With Wheaton having more than 150 faculty members teaching a variety of courses, it is impossible to take every one that seems appealing. With this in mind, Kim Nash ’12 and Thomas Bruemmer ’12 created the ‘Flash Seminar’ in 2012. This 20-minute lecture series allows students and faculty members to share new and evolving ideas, outside a traditional classroom setting.
The ‘Flash Seminar’ went on hiatus when former Educational Council Chair Felicia Stewart ’13 graduated and was recently re-started as a Student Government Association (SGA) Initiative. Current Educational Council Chair, Avi Anshika ’16 said, “We spent a month re-organizing and reaching out to appropriate members of faculty. We then kick-started the entire project and plan to have five per semester.”
This semester has seen three flash seminars. Associate Professor of Philosophy Stephen Mathis held the first on March 12. It was entitled “Comparing Affirmative Consent in Sexual Misconduct Policy to Consent in Contract Law” and was attended by 50 people. Visiting Assistant Professor of Psychology, Lindsay Orchowski spoke on “The Treatment of Anxiety” on April 13.
The last ‘Flash Seminar’ of this semester was held on April 20th. Assistant Professor of Psychology, Matthew Gingo gave a talk entitled, “When Honesty Isn’t the Best Policy- The Development of Deception in Close and Controlling Relationships.” Gingo used his research on moral resistance and children’s reasoning about social justice, to talk about lying and its relation to imbalances in power.”
“The Education Council said I could “talk about anything”, so I chose my primary research area,” said Gingo, “I was really flattered to be invited give a flash lecture and I love the fact that it is student driven. (The seminars) seem like a great way to bring students with diverse interests together to have a conversation that they might not otherwise have a venue for.”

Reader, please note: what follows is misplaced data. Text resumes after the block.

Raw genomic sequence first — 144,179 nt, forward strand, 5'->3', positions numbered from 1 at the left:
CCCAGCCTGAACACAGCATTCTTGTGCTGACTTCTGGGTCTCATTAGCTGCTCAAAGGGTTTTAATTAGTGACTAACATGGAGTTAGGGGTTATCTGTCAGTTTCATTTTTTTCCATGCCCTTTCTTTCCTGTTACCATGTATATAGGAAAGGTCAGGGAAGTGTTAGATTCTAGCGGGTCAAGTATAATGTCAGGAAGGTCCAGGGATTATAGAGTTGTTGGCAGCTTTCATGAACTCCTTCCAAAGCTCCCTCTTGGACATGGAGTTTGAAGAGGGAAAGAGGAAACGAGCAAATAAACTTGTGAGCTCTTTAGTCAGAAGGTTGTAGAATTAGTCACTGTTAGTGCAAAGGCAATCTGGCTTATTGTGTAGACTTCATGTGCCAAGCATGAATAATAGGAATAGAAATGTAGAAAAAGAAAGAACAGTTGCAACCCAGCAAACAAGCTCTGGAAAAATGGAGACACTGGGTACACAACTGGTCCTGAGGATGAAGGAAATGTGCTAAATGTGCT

Approximately 20 students attended this seminar. Said Gingo, “I thought that the questions and comments were really thoughtful and highlighted the diverse backgrounds and training of the group. Social justice does not belong to a single discipline; it’s a core concern that we all should be considering in our academic and intellectual lives. It was clear to me that people were drawing connections between their academic training and interests and the psychological work that I was presenting.”
Abby Jackson ’17, who was in attendance, said, “It was interesting to hear about findings concerning lying as a tool to subvert power dynamics and social hierarchies. Throughout life you definitely learn that there are instances when absolute honesty isn’t always the best policy. I would definitely attend another flash seminar on topics concerning psychology, gender politics, art or photography.”
These ‘Flash Seminars’ are set to continue next semester with improvements to the organizational process. “We haven’t been able to advertise well because we get confirmation maybe one week or two weeks before the actual talk. Now that we’ve had three (seminars), more people have gotten to know about it. We want to have diversity in the speakers so that students have an avenue to discover more about different departments,” said Anshika.